Even after 6 months of a not-so-inspiring performance thus far by President Muhammadu Buhari, you still have to say thank God former President Goodluck Jonathan never won re-election. I’m still hard put to imagine what Nigeria would have become in the final analysis under a second feckless, clueless, asleep-at-the-switch Jonathan administration, had he triumphed over his opponent. It has been truly depressing to read, almost daily in the papers, mind-boggling stories of alleged theft of public funds by members of the Jonathan government, including hangers-on who also benefited one way or another from the large scale looting.
For weeks now, we have been learning of how Sambo Dasuki, Jonathan’s former National Security Adviser, took a vast sum of money meant for the procurement of arms and ammunition to combat Boko Haram and instead parceled most of it out to various characters for purposes not hitherto contemplated.
Since Dasuki was reportedly arrested on the orders of Buhari, several theories have been advanced by the public as to why that happened. One such theory, for example, believes the unfolding affair has something to do with some sort of ancient grudge Buhari allegedly nurses against Dasuki for the role the latter played in the arrest of the former during the coup that swept him from power thirty years ago as military head of state. I do not think Buhari’s decision to come after Dasuki has anything remotely to do with that. On the contrary, it has everything precisely to do with bringing him to account for his part in the whole saga of how the sum of $2 billion meant for defeating Boko Haram ended up in private pockets. If Buhari wanted to settle old scores with long-ago foes, I’m almost certain he would rather begin with the man who replaced him, President Ibrahim Babangida, and then work his way further down the ladder to people like General David Mark and General Halilu Akilu, both of whom were among the key players in that palace coup. But there is absolutely no need for such in the first place. In his private moments, I’m sure Buhari thanks Allah his erstwhile foes spared his life.
As they say, follow the money. And that has led us, neatly and not too surprisingly, to Raymond Dokpesi, founder and owner of AIT. Last week, Dokpesi was arraigned in court for receiving a whopping N2.1 billion from Dasuki for the media campaign that was supposed to help Jonathan win the last presidential election. Of course, Dokpesi will have to cough up that sum. But just as significantly, he should be compelled to explain to the nation why he couldn’t keep his end of the bargain. No doubt Dokpesi named the president his own terms.
And now Sahara Reporters is telling us that the same Dasuki of whom we speak paid the office of former Vice President, Namadi Sambo, a monthly stipend of N20 million. This allegation is being reportedly made by a man who should know, by virtue of his position in the Jonathan government. He is Ibrahim Idris Wambai, former Accounts Officer II. Wambai said some presidential aides also benefitted immensely from Dasuki’s slush money.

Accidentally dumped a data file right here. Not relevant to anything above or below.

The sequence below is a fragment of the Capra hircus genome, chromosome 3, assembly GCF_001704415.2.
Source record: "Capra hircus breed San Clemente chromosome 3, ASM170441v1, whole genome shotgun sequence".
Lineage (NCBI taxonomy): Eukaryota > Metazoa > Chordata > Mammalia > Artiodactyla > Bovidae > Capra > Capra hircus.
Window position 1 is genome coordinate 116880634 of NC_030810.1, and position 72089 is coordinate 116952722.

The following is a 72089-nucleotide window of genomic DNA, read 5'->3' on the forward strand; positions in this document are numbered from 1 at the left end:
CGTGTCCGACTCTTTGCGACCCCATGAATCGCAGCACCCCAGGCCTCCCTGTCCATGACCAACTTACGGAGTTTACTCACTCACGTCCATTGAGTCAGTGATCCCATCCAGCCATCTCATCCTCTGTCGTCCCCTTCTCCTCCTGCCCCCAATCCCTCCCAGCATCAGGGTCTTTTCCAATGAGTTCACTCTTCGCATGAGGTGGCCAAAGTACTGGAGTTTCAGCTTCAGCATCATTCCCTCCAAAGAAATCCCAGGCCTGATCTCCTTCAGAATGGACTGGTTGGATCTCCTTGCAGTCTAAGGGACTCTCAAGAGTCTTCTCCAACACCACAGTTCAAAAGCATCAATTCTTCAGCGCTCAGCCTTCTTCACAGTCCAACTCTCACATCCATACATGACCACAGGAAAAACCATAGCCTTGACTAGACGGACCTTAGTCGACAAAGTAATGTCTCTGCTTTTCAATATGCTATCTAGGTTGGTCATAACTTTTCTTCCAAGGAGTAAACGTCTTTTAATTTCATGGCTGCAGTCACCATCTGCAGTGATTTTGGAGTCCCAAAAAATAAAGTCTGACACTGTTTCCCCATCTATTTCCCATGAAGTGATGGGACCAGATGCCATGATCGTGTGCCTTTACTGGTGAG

Before now the public had already been inundated with an awful lot of stories about how the former Petroleum Resources Minister, Diezani Alison-Madueke, allegedly carted away some $20 billion into her overseas private accounts, and also about how she had spent similar eye-popping amount of money on private jets. Even her time at the Transport Ministry before she got kicked upstairs to the more “juicy” Petroleum Resources Ministry, did not end without controversies: she was reportedly indicted for unlawfully transferring several billions of dollars into a private account belonging to a firm.
No charges have been brought against Alison-Madueke, and so it is unfair to accuse her unassailably of having stolen tax payers’ money. She has also denied diverting money, however huge or little, into her pocket while in office. But stories like these do have a tendency to befuddle the mind and render it nearly paralyzed. These are no small amounts of money.
Alison-Madueke has been undergoing chemo treatment for breast cancer in the UK for a while now. Recent images of her shockingly revealed the once ravishing woman as only a shell of her old self. I wholeheartedly sympathize with her and pray that she pulls through it all so that she can come back home and answer questions. This should be the prayers of all Nigerians. To wish her otherwise as some had trolled her recently on Facebook is truly beyond the pale and unworthy of our place as sensible human beings.
Buhari deserves credit for bringing this Dasuki conundrum to light, and for quickly and progressively moving to sift it to its very bottom. Soon we will begin to learn of more characters who participated in the travesty that was the Jonathan government, and who robbed many a people of not only peace and security, but also of several social amenities that should have been rightly theirs.
But we would also not be wrong if we said and hoped that this probe should equally extend to the sacred cows who have for long remained untouchable in Nigerian society. For they are among the real thieves of Nigeria that Buhari should not only put through the mill but also make to answer for the looting and maiming of Nigeria if ultimately found guilty.